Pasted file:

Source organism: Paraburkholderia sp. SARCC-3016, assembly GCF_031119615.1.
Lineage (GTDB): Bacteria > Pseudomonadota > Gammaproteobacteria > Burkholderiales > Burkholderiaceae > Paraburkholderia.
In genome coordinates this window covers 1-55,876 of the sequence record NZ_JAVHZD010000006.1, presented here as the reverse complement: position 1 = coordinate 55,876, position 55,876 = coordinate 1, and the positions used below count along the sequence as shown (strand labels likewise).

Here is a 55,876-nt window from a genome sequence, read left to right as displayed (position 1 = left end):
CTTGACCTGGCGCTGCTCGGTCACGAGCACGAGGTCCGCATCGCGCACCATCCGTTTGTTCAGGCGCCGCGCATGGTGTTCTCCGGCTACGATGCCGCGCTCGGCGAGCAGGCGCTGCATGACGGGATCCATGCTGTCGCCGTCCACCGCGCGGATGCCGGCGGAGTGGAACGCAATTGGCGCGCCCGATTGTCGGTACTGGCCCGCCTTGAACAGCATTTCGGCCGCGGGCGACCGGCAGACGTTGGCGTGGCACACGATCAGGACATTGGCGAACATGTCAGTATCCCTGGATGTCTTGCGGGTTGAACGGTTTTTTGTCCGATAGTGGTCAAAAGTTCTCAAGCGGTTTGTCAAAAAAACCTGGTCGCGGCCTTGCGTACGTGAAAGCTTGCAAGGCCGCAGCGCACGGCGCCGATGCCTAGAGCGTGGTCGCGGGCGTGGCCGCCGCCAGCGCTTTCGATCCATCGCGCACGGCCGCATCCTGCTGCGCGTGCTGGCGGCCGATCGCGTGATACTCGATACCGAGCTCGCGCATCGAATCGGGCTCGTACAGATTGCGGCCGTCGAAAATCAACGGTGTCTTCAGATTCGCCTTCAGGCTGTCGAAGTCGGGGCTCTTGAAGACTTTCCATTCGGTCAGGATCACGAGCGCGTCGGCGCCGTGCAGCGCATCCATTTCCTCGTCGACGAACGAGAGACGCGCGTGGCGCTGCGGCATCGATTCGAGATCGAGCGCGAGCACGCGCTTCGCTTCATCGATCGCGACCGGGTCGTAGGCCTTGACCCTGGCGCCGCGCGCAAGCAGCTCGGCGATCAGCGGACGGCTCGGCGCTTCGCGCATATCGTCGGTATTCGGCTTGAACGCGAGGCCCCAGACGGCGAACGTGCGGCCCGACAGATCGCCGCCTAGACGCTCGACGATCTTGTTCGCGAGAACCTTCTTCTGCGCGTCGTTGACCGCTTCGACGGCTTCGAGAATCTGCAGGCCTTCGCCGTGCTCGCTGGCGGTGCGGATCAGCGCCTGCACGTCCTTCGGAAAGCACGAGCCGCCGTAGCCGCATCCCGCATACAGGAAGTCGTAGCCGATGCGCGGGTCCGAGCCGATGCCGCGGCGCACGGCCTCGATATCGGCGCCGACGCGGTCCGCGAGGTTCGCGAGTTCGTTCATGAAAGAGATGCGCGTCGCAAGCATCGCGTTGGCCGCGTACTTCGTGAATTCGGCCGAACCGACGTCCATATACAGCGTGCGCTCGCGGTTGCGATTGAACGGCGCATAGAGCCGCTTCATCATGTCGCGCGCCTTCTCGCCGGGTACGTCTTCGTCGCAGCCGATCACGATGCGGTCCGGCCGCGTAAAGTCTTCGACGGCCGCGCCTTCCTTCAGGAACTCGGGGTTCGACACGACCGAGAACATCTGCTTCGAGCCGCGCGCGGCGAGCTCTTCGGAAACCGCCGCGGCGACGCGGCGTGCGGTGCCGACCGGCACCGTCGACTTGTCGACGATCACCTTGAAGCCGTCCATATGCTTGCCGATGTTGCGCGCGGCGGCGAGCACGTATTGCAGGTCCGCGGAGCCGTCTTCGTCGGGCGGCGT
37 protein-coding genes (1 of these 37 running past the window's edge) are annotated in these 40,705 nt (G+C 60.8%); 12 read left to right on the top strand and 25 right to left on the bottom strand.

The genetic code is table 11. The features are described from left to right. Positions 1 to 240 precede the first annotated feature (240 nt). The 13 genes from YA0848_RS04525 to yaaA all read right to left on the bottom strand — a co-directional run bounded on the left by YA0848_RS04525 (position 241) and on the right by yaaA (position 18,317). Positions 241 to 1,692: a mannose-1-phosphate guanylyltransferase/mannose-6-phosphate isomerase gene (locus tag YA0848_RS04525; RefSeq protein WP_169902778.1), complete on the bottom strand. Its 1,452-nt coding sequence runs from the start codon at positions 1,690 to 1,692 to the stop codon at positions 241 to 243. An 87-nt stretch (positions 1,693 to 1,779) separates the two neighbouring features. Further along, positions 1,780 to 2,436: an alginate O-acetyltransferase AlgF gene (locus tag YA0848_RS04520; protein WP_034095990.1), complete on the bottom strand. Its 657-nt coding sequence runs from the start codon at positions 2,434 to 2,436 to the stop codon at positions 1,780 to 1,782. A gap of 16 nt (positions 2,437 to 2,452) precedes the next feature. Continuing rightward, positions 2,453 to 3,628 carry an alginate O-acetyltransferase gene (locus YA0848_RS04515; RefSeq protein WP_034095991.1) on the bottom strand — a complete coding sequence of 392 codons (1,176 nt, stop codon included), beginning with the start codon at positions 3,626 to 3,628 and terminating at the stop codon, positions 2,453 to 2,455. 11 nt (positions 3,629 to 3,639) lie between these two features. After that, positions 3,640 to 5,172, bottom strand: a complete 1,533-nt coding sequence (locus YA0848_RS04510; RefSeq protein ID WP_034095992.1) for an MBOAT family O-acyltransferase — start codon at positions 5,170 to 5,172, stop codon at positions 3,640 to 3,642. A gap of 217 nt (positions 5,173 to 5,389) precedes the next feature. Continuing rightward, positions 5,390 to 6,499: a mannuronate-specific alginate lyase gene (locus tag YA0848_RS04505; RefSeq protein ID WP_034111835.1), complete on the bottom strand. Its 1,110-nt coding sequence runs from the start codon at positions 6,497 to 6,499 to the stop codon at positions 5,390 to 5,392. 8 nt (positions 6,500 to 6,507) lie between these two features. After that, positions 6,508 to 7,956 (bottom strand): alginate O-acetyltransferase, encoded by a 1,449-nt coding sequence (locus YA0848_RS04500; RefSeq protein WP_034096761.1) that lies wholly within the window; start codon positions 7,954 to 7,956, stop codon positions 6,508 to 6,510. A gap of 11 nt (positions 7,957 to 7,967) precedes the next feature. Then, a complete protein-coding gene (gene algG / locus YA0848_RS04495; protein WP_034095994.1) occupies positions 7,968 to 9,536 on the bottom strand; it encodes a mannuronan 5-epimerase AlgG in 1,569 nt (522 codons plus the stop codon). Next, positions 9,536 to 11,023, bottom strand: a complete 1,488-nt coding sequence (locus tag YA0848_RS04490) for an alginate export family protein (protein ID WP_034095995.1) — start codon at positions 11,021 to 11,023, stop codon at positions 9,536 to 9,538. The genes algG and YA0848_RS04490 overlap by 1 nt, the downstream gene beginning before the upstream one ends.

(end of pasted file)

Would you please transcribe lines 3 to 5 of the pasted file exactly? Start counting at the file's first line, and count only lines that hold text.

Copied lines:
In genome coordinates this window covers 1-55,876 of the sequence record NZ_JAVHZD010000006.1, presented here as the reverse complement: position 1 = coordinate 55,876, position 55,876 = coordinate 1, and the positions used below count along the sequence as shown (strand labels likewise).

Here is a 55,876-nt window from a genome sequence, read left to right as displayed (position 1 = left end):
CTTGACCTGGCGCTGCTCGGTCACGAGCACGAGGTCCGCATCGCGCACCATCCGTTTGTTCAGGCGCCGCGCATGGTGTTCTCCGGCTACGATGCCGCGCTCGGCGAGCAGGCGCTGCATGACGGGATCCATGCTGTCGCCGTCCACCGCGCGGATGCCGGCGGAGTGGAACGCAATTGGCGCGCCCGATTGTCGGTACTGGCCCGCCTTGAACAGCATTTCGGCCGCGGGCGACCGGCAGACGTTGGCGTGGCACACGATCAGGACATTGGCGAACATGTCAGTATCCCTGGATGTCTTGCGGGTTGAACGGTTTTTTGTCCGATAGTGGTCAAAAGTTCTCAAGCGGTTTGTCAAAAAAACCTGGTCGCGGCCTTGCGTACGTGAAAGCTTGCAAGGCCGCAGCGCACGGCGCCGATGCCTAGAGCGTGGTCGCGGGCGTGGCCGCCGCCAGCGCTTTCGATCCATCGCGCACGGCCGCATCCTGCTGCGCGTGCTGGCGGCCGATCGCGTGATACTCGATACCGAGCTCGCGCATCGAATCGGGCTCGTACAGATTGCGGCCGTCGAAAATCAACGGTGTCTTCAGATTCGCCTTCAGGCTGTCGAAGTCGGGGCTCTTGAAGACTTTCCATTCGGTCAGGATCACGAGCGCGTCGGCGCCGTGCAGCGCATCCATTTCCTCGTCGACGAACGAGAGACGCGCGTGGCGCTGCGGCATCGATTCGAGATCGAGCGCGAGCACGCGCTTCGCTTCATCGATCGCGACCGGGTCGTAGGCCTTGACCCTGGCGCCGCGCGCAAGCAGCTCGGCGATCAGCGGACGGCTCGGCGCTTCGCGCATATCGTCGGTATTCGGCTTGAACGCGAGGCCCCAGACGGCGAACGTGCGGCCCGACAGATCGCCGCCTAGACGCTCGACGATCTTGTTCGCGAGAACCTTCTTCTGCGCGTCGTTGACCGCTTCGACGGCTTCGAGAATCTGCAGGCCTTCGCCGTGCTCGCTGGCGGTGCGGATCAGCGCCTGCACGTCCTTCGGAAAGCACGAGCCGCCGTAGCCGCATCCCGCATACAGGAAGTCGTAGCCGATGCGCGGGTCCGAGCCGATGCCGCGGCGCACGGCCTCGATATCGGCGCCGACGCGGTCCGCGAGGTTCGCGAGTTCGTTCATGAAAGAGATGCGCGTCGCAAGCATCGCGTTGGCCGCGTACTTCGTGAATTCGGCCGAACCGACGTCCATATACAGCGTGCGCTCGCGGTTGCGATTGAACGGCGCATAGAGCCGCTTCATCATGTCGCGCGCCTTCTCGCCGGGTACGTCTTCGTCGCAGCCGATCACGATGCGGTCCGGCCGCGTAAAGTCTTCGACGGCCGCGCCTTCCTTCAGGAACTCGGGGTTCGACACGACCGAGAACATCTGCTTCGAGCCGCGCGCGGCGAGCTCTTCGGAAACCGCCGCGGCGACGCGGCGTGCGGTGCCGACCGGCACCGTCGACTTGTCGACGATCACCTTGAAGCCGTCCATATGCTTGCCGATGTTGCGCGCGGCGGCGAGCACGTATTGCAGGTCCGCGGAGCCGTCTTCGTCGGGCGGCGT